Sunday, November 15, 2015

After the bushfires - 14 November

 Looking across to the hills from near Lancefield - it's easy to see where the fires were now as the tree canopy dies and drops leaves.

 Most trees have now lost more than half of their leaves, but there is a fuzz of new bracken in patches here and there.

 This area probably has the most bracken right now.

 In other places it's just a few plants. In most areas it's still bare. The north side of the property is the only place where grass is growing well, and at the bottom of a couple of gullies. More rain would be good.

Very happy to see several of these on the south side - vanilla lilies!

Saturday, November 7, 2015

7 November

It doesn't matter how optimistic I try to be, when I go for a walk and all I see is this, it's hard.

 With no undergrowth, I've been finding small rubbish dumps from previous owners. Some relics go back more than 50 years.

 Yes, the bracken is fighting back.

 Heavy rain over the past week has washed a lot of ash and leaves into great heaps and lumps everywhere. I'm not sure if this is good or bad. We'll see.

 Today I saw a lot of this in different places. I think it's a form of fungus. The orange stuff is spongy and fungus-like.
Not sure if this is normal after a bush fire?

A large tree that has fallen in the past couple of weeks, burned out inside.

This is lovely to see - one of the microclimates of spongy grass and mossy underneath. It's at the base of a gully that funnels a lot of rain through, and when it's really wet, you can see the water running. This is the only area that survived the fire, and is now the first to come back and look really green. Most of the other gullies are also showing signs of green along their bottom areas.

Tuesday, November 3, 2015

31 October

 A roo comes close to the house but not game to venture as far as the remaining grass.

 Some animal desperate enough to eat the few fungi that have popped up through the ash.

 Bracken starting to emerge.

A couple of small areas have the beginnings of grass coming back.
Good rain this weekend so we'll see what effect it has.

25 October

 Burned out trees falling.

 Burned-dry leaves falling.

 Mat-rush trying to start a come-back.

Some trees burned to the bottom of their roots.

Sunday, October 25, 2015

17th October

 Nine days after the fire and everything is still burned and black, of course. Has there been rain? Maybe a little...

 Lots of dead and fire-singed and browned/dried leaves falling now. A bit like brown snow...

 Then in just a few spots, some small signs of life. Grass pushing up and some shoots from tussock grass.

 Two echidnas burrowing under burned logs for bugs to eat.

 Strangely, some fungi determined to put its head up.

A few kangaroos and a wallaby sighted. They don't at this point appear to be fire-injured. We've put out water and lucerne (lucerne on advice of wildlife rescue).

Sunday, October 11, 2015

The devastation of a bush fire

I started this blog on 21st October 2007, Blogger tells me. Over the past 8 years, I have enjoyed taking hundreds of photos of everything on our bush block, from spring flowers to echidnas and roos to insects and birds and trees and fungi. Now, the blog has suddenly attained a special significance for me. It's become a record of everything that was.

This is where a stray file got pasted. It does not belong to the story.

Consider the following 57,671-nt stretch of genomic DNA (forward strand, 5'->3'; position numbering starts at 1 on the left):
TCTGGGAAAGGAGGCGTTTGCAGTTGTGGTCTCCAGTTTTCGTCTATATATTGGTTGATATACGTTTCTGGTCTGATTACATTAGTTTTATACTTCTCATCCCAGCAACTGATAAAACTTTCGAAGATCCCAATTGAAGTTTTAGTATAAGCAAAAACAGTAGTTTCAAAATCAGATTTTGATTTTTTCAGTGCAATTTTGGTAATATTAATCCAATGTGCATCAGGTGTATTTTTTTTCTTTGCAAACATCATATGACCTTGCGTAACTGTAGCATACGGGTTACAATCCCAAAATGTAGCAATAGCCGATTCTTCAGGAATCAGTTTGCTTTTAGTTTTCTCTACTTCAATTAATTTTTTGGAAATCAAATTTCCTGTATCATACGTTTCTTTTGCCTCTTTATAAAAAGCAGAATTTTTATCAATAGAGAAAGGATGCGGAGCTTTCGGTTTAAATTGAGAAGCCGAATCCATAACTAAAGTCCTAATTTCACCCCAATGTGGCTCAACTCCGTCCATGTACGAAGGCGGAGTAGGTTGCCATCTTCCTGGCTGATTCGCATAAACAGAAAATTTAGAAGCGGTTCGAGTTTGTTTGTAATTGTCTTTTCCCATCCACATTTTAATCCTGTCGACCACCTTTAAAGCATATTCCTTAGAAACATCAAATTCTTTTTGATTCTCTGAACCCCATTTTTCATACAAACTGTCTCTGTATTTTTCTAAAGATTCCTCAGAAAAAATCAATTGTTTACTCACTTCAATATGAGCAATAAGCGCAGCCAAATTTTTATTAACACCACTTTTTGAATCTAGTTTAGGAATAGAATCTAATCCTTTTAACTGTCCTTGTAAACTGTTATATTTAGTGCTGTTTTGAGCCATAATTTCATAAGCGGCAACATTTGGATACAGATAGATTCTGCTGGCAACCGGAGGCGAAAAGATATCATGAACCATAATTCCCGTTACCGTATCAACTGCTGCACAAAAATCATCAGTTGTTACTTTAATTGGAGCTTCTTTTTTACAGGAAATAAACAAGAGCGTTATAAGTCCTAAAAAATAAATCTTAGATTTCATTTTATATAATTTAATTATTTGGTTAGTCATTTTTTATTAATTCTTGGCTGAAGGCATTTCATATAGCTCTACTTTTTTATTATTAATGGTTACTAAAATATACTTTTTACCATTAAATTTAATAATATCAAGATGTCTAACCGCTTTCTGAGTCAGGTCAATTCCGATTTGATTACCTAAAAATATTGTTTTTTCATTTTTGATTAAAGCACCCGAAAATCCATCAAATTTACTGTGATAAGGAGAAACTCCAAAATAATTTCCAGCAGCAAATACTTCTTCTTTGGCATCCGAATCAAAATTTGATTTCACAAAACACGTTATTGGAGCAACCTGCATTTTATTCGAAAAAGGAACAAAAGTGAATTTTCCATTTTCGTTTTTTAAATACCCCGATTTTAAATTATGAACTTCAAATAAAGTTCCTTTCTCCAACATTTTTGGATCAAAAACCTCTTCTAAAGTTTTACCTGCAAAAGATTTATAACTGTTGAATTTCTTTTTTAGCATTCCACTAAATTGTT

On 6th October, a large bush fire that burned 4000 hectares in the Lancefield-Benloch area in Victoria (Australia) also burned our block. It didn't just burn bits here and there, as fires can sometimes do. It burned all 40 hectares from south to north, from west to east. The only thing left is a small oasis in the north-eastern section where our house - miraculously - still stands. I guess this is probably due to several things: the way we built the house to be as fire-proof as possible, with no gardens and as little vegetation around as possible, plus we took down 14 trees two years ago; the hard work of the fire helicopter crews who we believe dumped at least one lot of water on us; miraculous good luck.

But the rest of it is, as our neighbour put it, "a moonscape". Piles of firewood away from the house are not even a pile of coals - they have completely disappeared. Many trees are blackened for 60-80% of their height. Other trees have been so thoroughly burned that there are holes where their roots used to be. No doubt many trees are burned on the inside and are now in danger of falling (quite a few have already). And every vestige of wildlife that I have seen is gone - frogs, insects, lizards, and who knows what else. Probably all the possums, numbats, owls, bats and echidnas. I have seen some roos and a wallaby but no signs yet of the wombats.

I'm devastated, but the landscape looks so unreal that it's barely sunk in yet. I feel like everything that I loved about the place is gone - everything that fascinated, excited, intrigued and interested me, let alone everything that gave me joy when I was there.

But I will continue this blog. Friends who know have assured me that regeneration will happen. I am not sure when, because the outlook for rain in the next few months is not good, and summer is coming. But I am trying to have faith that regeneration will come, that plants and animals and insects will return. Still, I wonder how and to what extent.

Until then, I will post some photos of what it was like (and you can go back through this blog for plenty more), and then some photos of what it is like today.


Monday, August 17, 2015

August and a bit of spring colour

 Moss is growing everywhere at the moment - on the big rocks and the little ones, on tree stumps and at the bases of trees, and along the tracks. Must have been enough rain to encourage it.
Acacias are also coming out in bloom - they start with the bobbly buds above and then ...

... we get these bright yellow bursts among the grey-green eucalypts!
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